Preventing mother-to-child transmission

I found out about my HIV status when I was 16 weeks pregnant. After I had an HIV test, I had counselling with the midwife. I told her of feeling utter disbelief about my situation and fear of how I was going to break the news to my partner. Yet, when I finally told my partner, he turned out to be understanding and supportive. I also encouraged him to take an HIV test, and he agreed, and fortunately he was negative. Since that time we have practised safe sex.

At the same time, I told my HIV doctor and my midwife that I accepted their advice to start on early HIV treatment because I wanted to minimise the risk of infecting my unborn baby. The midwife told me that it is best if you don't breastfeed and that if you want you can have a caesarean section. I agreed with this, as by doing so you can greatly reduce the risk of infecting the baby. I also told my HIV doctor that I wanted my baby, when it was born, to take the anti-HIV medicine, AZT. Fortunately, I had a very healthy baby at the end.

I think that it is very important for pregnant African women to take an HIV test and if found positive, to start early treatment and accept other medical interventions which can help protect your unborn baby from HIV. My little girl is now four and a half years old and she is negative. Thank God for that.

This story was first published on the Positively UK website. Thanks to Positively UK for giving permission to reproduce it here.

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This story was first published on the Positively UK website. Thanks to Positively UK for giving permission to reproduce it here.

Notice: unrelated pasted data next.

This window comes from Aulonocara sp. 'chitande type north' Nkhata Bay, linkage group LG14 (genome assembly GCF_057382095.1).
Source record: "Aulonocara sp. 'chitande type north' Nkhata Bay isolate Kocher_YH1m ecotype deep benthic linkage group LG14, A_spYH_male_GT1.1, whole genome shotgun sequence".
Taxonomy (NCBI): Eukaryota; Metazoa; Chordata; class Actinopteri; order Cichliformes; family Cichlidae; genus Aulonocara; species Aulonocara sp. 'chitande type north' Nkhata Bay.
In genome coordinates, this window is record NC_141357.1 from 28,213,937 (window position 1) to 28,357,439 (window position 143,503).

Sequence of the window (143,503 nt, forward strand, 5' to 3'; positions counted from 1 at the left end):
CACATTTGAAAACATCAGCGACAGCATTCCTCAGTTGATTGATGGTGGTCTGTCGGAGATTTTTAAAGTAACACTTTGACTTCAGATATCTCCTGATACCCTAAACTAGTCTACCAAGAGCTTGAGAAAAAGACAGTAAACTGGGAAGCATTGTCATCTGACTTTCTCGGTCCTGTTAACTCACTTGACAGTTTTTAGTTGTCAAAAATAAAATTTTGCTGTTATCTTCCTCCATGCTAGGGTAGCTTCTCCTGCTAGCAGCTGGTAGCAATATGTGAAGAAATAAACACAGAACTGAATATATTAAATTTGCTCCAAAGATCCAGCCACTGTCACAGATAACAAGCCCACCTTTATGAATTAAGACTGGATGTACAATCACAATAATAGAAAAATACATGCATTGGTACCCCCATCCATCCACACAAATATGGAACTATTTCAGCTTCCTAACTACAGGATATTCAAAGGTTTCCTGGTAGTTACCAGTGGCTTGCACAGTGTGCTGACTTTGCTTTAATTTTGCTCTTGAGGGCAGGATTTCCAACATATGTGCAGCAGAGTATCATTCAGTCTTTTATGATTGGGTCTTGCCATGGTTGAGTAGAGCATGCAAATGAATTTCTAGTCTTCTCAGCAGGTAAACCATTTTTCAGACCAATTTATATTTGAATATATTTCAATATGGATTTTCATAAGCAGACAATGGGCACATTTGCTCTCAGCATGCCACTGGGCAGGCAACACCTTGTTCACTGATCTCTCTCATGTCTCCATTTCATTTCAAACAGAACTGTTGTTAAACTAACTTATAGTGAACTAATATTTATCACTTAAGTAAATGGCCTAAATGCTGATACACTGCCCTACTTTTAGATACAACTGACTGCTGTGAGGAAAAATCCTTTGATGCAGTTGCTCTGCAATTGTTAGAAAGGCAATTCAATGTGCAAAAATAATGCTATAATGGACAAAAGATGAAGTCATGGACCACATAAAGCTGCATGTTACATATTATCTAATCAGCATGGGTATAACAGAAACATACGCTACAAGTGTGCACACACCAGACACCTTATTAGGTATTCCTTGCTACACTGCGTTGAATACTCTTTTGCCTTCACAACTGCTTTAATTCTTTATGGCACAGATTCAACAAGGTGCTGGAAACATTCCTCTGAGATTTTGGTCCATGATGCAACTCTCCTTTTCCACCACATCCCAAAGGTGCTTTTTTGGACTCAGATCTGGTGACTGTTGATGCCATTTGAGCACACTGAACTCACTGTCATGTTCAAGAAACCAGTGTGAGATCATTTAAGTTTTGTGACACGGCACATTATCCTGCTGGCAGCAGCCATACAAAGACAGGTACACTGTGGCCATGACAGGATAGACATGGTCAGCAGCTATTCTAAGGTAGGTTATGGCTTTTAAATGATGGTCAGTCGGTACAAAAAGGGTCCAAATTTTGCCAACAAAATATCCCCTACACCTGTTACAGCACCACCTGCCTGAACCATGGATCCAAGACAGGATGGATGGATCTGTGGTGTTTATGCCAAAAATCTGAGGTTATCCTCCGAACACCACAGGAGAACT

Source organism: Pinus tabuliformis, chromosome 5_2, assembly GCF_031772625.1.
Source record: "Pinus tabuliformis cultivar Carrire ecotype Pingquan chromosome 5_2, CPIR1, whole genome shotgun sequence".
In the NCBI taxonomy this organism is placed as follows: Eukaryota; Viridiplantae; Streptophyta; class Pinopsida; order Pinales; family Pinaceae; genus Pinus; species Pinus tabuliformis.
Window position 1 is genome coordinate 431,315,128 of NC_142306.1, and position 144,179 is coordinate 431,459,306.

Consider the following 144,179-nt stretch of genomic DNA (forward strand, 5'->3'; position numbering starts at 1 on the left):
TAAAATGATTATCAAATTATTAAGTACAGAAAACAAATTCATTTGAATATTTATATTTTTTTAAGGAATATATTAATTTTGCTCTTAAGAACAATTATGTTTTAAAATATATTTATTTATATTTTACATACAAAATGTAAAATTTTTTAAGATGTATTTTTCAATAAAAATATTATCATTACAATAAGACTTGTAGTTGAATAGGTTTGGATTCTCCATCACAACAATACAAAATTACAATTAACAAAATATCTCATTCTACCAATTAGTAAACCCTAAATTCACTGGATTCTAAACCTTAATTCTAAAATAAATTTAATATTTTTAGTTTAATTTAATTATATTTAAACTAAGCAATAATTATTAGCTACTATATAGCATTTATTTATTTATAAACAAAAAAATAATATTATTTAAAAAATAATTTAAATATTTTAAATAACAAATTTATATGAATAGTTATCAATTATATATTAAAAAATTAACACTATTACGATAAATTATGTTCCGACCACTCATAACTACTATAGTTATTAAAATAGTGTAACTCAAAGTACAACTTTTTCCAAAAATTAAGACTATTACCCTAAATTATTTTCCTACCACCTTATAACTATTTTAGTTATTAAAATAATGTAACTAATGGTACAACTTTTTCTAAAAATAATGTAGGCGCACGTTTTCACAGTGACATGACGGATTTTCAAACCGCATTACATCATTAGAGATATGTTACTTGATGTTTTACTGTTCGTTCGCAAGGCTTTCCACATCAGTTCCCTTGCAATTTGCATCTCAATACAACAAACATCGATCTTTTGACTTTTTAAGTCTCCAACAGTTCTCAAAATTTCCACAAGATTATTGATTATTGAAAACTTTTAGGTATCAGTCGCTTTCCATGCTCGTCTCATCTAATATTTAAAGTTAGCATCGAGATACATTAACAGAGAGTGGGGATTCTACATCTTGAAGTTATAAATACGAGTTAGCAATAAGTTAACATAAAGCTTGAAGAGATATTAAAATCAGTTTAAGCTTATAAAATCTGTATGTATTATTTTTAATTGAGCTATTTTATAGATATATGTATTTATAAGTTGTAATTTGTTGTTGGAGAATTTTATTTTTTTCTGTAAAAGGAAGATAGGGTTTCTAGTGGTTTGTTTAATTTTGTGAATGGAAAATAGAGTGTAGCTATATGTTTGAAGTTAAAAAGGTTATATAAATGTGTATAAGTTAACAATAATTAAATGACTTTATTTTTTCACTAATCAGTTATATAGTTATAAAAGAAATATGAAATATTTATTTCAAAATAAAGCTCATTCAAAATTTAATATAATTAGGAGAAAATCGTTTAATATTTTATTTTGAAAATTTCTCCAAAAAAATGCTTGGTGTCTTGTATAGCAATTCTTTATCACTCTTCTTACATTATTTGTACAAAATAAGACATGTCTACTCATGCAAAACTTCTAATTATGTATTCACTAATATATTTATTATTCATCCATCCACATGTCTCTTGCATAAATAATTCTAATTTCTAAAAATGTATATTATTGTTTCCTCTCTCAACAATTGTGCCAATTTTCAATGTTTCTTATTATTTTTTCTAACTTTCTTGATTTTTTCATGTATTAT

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Community Consensus Statement on Access to HIV Treatment and its Use for Prevention

Together, we can make it happen

We can end HIV soon if people have equal access to HIV drugs as treatment and as PrEP, and have free choice over whether to take them.

Launched today, the Community Consensus Statement is a basic set of principles aimed at making sure that happens.

The Community Consensus Statement is a joint initiative of AVAC, EATG, MSMGF, GNP+, HIV i-Base, the International HIV/AIDS Alliance, ITPC and NAM/aidsmap

This content was checked for accuracy at the time it was written. It may have been superseded by more recent developments. NAM recommends checking whether this is the most current information when making decisions that may affect your health.

NAM’s information is intended to support, rather than replace, consultation with a healthcare professional. Talk to your doctor or another member of your healthcare team for advice tailored to your situation.